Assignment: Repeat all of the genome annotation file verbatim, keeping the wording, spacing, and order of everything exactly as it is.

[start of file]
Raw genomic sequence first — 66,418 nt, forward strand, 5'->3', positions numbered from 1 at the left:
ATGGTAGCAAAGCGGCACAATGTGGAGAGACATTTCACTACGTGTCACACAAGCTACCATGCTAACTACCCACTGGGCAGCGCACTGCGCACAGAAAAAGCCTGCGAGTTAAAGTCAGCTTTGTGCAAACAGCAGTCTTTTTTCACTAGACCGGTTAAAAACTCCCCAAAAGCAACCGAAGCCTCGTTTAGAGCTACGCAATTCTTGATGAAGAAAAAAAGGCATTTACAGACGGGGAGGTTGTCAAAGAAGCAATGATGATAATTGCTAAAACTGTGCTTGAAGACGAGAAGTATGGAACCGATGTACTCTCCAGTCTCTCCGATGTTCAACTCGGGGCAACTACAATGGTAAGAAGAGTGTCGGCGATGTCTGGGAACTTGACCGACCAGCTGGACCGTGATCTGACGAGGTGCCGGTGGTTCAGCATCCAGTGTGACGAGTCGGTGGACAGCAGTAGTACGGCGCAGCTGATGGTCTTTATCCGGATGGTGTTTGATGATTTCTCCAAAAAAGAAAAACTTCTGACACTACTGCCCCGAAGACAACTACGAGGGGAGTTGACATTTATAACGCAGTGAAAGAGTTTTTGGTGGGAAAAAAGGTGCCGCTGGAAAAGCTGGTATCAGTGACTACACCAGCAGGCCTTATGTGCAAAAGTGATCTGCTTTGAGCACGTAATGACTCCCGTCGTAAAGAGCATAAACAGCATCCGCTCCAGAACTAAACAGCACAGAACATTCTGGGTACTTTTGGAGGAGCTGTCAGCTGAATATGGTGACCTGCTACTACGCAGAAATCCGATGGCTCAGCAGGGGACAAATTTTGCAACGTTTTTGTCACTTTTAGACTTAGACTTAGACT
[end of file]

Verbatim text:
Raw genomic sequence first — 66,418 nt, forward strand, 5'->3', positions numbered from 1 at the left:
ATGGTAGCAAAGCGGCACAATGTGGAGAGACATTTCACTACGTGTCACACAAGCTACCATGCTAACTACCCACTGGGCAGCGCACTGCGCACAGAAAAAGCCTGCGAGTTAAAGTCAGCTTTGTGCAAACAGCAGTCTTTTTTCACTAGACCGGTTAAAAACTCCCCAAAAGCAACCGAAGCCTCGTTTAGAGCTACGCAATTCTTGATGAAGAAAAAAAGGCATTTACAGACGGGGAGGTTGTCAAAGAAGCAATGATGATAATTGCTAAAACTGTGCTTGAAGACGAGAAGTATGGAACCGATGTACTCTCCAGTCTCTCCGATGTTCAACTCGGGGCAACTACAATGGTAAGAAGAGTGTCGGCGATGTCTGGGAACTTGACCGACCAGCTGGACCGTGATCTGACGAGGTGCCGGTGGTTCAGCATCCAGTGTGACGAGTCGGTGGACAGCAGTAGTACGGCGCAGCTGATGGTCTTTATCCGGATGGTGTTTGATGATTTCTCCAAAAAAGAAAAACTTCTGACACTACTGCCCCGAAGACAACTACGAGGGGAGTTGACATTTATAACGCAGTGAAAGAGTTTTTGGTGGGAAAAAAGGTGCCGCTGGAAAAGCTGGTATCAGTGACTACACCAGCAGGCCTTATGTGCAAAAGTGATCTGCTTTGAGCACGTAATGACTCCCGTCGTAAAGAGCATAAACAGCATCCGCTCCAGAACTAAACAGCACAGAACATTCTGGGTACTTTTGGAGGAGCTGTCAGCTGAATATGGTGACCTGCTACTACGCAGAAATCCGATGGCTCAGCAGGGGACAAATTTTGCAACGTTTTTGTCACTTTTAGACTTAGACTTAGACT